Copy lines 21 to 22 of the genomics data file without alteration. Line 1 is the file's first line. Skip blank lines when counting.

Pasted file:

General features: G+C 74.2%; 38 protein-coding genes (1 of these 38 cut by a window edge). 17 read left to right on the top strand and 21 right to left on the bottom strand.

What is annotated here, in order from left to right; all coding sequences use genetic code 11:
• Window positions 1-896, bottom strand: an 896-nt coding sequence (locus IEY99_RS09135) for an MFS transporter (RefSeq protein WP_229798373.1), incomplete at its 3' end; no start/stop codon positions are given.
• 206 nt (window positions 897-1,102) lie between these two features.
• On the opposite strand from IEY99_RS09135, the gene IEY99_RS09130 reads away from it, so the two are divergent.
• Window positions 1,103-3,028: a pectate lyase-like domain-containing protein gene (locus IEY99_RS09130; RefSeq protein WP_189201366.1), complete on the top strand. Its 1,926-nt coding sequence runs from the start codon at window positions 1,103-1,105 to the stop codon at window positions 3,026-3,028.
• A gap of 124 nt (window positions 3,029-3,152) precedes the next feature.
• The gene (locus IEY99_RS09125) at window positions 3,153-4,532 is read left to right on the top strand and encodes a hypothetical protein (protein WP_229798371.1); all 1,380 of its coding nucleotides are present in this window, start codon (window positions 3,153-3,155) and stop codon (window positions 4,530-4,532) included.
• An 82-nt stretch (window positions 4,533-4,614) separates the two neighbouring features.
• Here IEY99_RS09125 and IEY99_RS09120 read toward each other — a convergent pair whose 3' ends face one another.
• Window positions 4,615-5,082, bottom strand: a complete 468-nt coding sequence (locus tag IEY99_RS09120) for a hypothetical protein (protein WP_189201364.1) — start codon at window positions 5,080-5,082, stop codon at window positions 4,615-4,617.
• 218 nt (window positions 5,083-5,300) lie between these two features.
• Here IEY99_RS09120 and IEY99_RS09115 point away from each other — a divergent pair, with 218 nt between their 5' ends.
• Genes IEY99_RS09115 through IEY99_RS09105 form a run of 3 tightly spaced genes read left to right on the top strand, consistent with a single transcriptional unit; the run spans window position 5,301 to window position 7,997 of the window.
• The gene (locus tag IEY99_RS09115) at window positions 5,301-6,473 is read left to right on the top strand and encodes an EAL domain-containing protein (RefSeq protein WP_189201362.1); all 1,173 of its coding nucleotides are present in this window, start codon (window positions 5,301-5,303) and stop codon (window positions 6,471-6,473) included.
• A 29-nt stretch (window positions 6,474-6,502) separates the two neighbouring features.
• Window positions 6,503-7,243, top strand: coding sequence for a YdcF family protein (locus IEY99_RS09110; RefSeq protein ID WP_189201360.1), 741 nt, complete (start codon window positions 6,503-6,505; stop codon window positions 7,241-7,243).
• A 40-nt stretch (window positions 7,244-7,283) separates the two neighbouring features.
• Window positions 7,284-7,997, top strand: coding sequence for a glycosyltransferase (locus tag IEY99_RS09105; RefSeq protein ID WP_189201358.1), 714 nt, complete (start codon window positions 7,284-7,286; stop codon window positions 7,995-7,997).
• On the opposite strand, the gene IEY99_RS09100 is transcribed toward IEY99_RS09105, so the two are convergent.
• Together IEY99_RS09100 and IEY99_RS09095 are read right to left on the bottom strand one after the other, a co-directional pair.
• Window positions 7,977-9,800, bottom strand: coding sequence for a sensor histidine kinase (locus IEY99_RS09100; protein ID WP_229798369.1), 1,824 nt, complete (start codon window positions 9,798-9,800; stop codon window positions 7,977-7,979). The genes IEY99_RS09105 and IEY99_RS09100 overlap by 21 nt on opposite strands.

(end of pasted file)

• Together IEY99_RS09100 and IEY99_RS09095 are read right to left on the bottom strand one after the other, a co-directional pair.
• Window positions 7,977-9,800, bottom strand: coding sequence for a sensor histidine kinase (locus IEY99_RS09100; protein ID WP_229798369.1), 1,824 nt, complete (start codon window positions 9,798-9,800; stop codon window positions 7,977-7,979). The genes IEY99_RS09105 and IEY99_RS09100 overlap by 21 nt on opposite strands.